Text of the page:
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Early Egypt election results show the Muslim Brotherhood is rolling (VIDEO)

It turns out superior organization and manpower count for as much in Egyptian elections as they do everywhere else.

By Staff writer / November 30, 2011

Election officials count ballots for the parliamentary elections in Cairo on Wednesday.

Amr Nabil/AP


With the first round of Egypt's long parliamentary election almost over (ballots are still being counted), it looks as if the Muslim Brotherhood is the big winner.

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Turnout Monday was clearly very high – well above the 35 percent or so that typically voted in the rigged elections under Mubarak – and laid to rest concerns that the violent crackdown on protesters in Tahrir Square in the weeks leading up to the polls would convince many Egyptians to stay home.

Clearly the Egyptian public sees the stakes as high, and by and large they are convinced that their votes will be fairly counted. While there have been a lot of complaints about polling irregularities, they've largely centered on the Muslim Brotherhood's Freedom and Justice Party (FJP) campaigning too vigorously near polling places by handing out literature and showing confused voters on sample ballots where the "x" goes for the FJP. 

Issandr El Amrani thinks that when all the votes are counted that the FJP may end up taking 40 percent of the popular vote, which will make them by far the largest bloc. How many seats that will translate into precisely is hard to say. One-third of the seats are reserved for candidates who ran as individuals not officially affiliated with any party. Some of these will surely be FJP supporters that will caucus with the party. There are also quotas for candidates deemed to be "farmers" or "workers" that make seat allocation a more complicated question than a simple percentage of the vote.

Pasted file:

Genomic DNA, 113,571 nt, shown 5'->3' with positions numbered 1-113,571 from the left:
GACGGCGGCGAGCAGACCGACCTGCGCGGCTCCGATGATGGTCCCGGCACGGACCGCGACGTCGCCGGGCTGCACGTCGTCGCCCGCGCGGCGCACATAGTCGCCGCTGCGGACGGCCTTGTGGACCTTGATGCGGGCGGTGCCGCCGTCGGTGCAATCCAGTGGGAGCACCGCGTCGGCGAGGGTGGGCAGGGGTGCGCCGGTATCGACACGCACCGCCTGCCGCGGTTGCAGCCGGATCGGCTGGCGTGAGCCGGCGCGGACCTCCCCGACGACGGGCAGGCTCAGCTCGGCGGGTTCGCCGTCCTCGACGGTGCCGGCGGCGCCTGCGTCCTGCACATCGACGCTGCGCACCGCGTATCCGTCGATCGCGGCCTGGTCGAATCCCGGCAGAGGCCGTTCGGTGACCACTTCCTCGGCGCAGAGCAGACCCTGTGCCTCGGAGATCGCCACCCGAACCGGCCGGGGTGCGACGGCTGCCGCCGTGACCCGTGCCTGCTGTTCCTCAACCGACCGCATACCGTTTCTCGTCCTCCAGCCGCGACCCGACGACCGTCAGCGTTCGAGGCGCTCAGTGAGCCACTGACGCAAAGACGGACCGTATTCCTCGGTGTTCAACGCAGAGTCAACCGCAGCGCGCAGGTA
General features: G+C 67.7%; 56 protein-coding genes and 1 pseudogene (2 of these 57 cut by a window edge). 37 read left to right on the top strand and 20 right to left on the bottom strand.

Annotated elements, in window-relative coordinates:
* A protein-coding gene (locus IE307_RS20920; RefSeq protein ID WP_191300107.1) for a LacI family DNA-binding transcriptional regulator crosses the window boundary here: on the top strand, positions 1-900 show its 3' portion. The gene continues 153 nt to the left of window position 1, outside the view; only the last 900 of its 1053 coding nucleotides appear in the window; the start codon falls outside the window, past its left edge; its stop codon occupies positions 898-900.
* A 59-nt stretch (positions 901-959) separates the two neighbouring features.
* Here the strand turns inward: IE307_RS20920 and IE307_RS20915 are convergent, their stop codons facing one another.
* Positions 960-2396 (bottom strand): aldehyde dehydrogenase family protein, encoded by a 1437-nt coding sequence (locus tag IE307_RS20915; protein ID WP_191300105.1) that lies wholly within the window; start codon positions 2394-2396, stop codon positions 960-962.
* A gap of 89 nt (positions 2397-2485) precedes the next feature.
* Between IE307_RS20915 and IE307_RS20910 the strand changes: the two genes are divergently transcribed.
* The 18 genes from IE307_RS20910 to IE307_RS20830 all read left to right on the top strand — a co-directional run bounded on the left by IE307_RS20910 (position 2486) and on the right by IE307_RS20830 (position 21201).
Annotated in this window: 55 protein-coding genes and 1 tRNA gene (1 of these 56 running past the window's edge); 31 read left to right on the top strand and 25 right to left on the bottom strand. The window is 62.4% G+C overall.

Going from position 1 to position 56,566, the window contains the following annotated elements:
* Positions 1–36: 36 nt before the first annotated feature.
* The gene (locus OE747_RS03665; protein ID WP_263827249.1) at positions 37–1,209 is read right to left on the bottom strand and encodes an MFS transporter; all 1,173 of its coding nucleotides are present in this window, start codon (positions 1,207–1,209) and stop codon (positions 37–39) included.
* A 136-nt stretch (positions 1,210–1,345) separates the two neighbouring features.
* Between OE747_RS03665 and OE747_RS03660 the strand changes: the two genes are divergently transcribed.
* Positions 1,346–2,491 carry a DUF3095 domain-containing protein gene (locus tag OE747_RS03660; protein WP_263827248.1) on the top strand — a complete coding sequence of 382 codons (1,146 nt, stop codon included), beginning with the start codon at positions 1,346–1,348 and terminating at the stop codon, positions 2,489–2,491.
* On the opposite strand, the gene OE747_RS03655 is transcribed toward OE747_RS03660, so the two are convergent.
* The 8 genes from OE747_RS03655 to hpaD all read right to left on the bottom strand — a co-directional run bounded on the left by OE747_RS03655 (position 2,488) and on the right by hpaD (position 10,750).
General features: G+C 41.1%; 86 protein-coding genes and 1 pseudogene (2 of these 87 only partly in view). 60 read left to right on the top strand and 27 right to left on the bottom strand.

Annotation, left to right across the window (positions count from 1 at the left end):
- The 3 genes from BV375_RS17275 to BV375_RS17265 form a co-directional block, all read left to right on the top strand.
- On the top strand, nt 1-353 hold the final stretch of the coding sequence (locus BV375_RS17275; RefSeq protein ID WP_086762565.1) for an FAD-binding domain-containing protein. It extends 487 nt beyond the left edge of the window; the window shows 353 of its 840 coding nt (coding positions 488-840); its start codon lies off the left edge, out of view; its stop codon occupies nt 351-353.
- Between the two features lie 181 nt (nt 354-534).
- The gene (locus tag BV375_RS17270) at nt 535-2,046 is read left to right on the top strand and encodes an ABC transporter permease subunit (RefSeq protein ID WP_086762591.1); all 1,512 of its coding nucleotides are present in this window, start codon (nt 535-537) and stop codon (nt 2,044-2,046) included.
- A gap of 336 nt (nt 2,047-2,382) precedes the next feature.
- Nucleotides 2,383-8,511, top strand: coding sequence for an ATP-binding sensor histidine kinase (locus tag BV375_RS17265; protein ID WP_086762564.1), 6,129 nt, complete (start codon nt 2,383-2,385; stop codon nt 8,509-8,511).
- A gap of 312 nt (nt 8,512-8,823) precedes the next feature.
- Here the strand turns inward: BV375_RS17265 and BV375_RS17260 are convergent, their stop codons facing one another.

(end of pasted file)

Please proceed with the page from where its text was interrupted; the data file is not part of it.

Reuters quotes a FJP official as saying the party took about 40 percent of the votes for party lists in Cairo, and a leader of the secular Egyptian Bloc as saying the FJP could have taken as much as 50 percent of the votes in the capital city. To be sure, the second two rounds of voting, which will wrap up in January, could dramatically alter the picture. In 2005, when the Brotherhood's candidates did well in the first round of the parliamentary election, Mubarak's government ramped up its efforts to fix the final two rounds in order to stem the challenge. But with so many Egyptians hungry for a transition away from their authoritarian past, and willing to take to the streets to underscore that desire, the chances for blatant rigging are constrained. 


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